Both men and women usually have low levels of prolactin. High levels of prolactin, interfere with the man's ability to produce testosterone.
Prolactin is a protein hormone of the anterior lobe of the pituitary gland that induces and maintains lactation in the postpartum women.
During pregnancy and postpartum lactation, serum prolactin can increase 10- to 20-fold. Exercise, stress, and sleep also cause transient increases in prolactin levels. Consistently elevated serum prolactin levels (>30 ng/mL), in the absence of pregnancy and postpartum lactation, are indicative of hyperprolactinemia. Hypersecretion of prolactin can be caused by pituitary adenomas, hypothalamic disease, breast or chest wall stimulation, renal failure or hypothyroidism. A number of drugs, including many antidepressants, are also common causes of abnormally elevated prolactin levels. Hyperprolactinemia often results in galactorrhea, amenorrhea, and infertility in women, and in impotence and hypogonadism in men. Renal failure, hypothyroidism, and prolactin-secreting pituitary adenomas are also common causes of abnormally elevated prolactin levels.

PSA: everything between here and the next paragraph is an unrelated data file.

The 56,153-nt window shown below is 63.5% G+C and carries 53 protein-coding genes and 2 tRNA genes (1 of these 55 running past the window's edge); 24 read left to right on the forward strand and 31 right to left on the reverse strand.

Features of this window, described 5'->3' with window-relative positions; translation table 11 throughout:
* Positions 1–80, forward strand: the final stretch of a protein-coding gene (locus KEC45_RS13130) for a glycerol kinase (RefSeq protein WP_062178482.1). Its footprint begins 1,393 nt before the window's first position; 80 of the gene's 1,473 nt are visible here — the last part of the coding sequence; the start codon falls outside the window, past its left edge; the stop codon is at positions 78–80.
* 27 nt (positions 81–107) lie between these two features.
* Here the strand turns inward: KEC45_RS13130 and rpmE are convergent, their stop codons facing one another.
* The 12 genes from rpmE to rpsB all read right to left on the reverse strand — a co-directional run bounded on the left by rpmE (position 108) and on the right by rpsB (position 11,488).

A significant deviation from the normal range may require further evaluation by your physician.
No fasting required.
Estimated turnaround for results is 3 business days. If confirmation testing is required, the estimated time may be extended.